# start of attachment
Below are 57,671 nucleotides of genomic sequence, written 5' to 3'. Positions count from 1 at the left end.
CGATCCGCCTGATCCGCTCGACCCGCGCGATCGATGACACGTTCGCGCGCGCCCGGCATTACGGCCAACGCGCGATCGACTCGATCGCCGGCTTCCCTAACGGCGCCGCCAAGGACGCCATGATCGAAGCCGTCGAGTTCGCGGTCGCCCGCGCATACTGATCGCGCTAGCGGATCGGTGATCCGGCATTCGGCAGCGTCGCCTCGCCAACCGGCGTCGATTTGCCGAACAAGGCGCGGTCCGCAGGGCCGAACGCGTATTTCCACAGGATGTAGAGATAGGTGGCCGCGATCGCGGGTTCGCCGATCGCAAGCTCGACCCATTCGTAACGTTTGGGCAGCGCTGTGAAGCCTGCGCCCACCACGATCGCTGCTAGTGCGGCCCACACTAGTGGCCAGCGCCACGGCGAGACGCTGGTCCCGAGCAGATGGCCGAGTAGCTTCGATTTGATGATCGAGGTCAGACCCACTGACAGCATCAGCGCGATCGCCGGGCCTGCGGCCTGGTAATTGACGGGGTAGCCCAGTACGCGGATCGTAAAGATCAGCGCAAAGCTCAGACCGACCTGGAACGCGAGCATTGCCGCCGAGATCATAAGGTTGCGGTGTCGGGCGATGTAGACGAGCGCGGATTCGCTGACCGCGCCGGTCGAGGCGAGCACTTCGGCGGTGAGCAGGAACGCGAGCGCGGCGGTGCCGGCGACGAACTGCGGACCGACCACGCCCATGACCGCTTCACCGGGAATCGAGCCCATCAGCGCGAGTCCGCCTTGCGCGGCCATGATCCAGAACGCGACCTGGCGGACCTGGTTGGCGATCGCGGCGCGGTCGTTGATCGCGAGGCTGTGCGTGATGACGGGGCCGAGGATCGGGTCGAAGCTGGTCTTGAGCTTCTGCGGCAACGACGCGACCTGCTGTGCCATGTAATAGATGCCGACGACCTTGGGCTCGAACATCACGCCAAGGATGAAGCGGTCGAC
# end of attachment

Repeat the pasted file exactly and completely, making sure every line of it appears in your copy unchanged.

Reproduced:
Below are 57,671 nucleotides of genomic sequence, written 5' to 3'. Positions count from 1 at the left end.
CGATCCGCCTGATCCGCTCGACCCGCGCGATCGATGACACGTTCGCGCGCGCCCGGCATTACGGCCAACGCGCGATCGACTCGATCGCCGGCTTCCCTAACGGCGCCGCCAAGGACGCCATGATCGAAGCCGTCGAGTTCGCGGTCGCCCGCGCATACTGATCGCGCTAGCGGATCGGTGATCCGGCATTCGGCAGCGTCGCCTCGCCAACCGGCGTCGATTTGCCGAACAAGGCGCGGTCCGCAGGGCCGAACGCGTATTTCCACAGGATGTAGAGATAGGTGGCCGCGATCGCGGGTTCGCCGATCGCAAGCTCGACCCATTCGTAACGTTTGGGCAGCGCTGTGAAGCCTGCGCCCACCACGATCGCTGCTAGTGCGGCCCACACTAGTGGCCAGCGCCACGGCGAGACGCTGGTCCCGAGCAGATGGCCGAGTAGCTTCGATTTGATGATCGAGGTCAGACCCACTGACAGCATCAGCGCGATCGCCGGGCCTGCGGCCTGGTAATTGACGGGGTAGCCCAGTACGCGGATCGTAAAGATCAGCGCAAAGCTCAGACCGACCTGGAACGCGAGCATTGCCGCCGAGATCATAAGGTTGCGGTGTCGGGCGATGTAGACGAGCGCGGATTCGCTGACCGCGCCGGTCGAGGCGAGCACTTCGGCGGTGAGCAGGAACGCGAGCGCGGCGGTGCCGGCGACGAACTGCGGACCGACCACGCCCATGACCGCTTCACCGGGAATCGAGCCCATCAGCGCGAGTCCGCCTTGCGCGGCCATGATCCAGAACGCGACCTGGCGGACCTGGTTGGCGATCGCGGCGCGGTCGTTGATCGCGAGGCTGTGCGTGATGACGGGGCCGAGGATCGGGTCGAAGCTGGTCTTGAGCTTCTGCGGCAACGACGCGACCTGCTGTGCCATGTAATAGATGCCGACGACCTTGGGCTCGAACATCACGCCAAGGATGAAGCGGTCGAC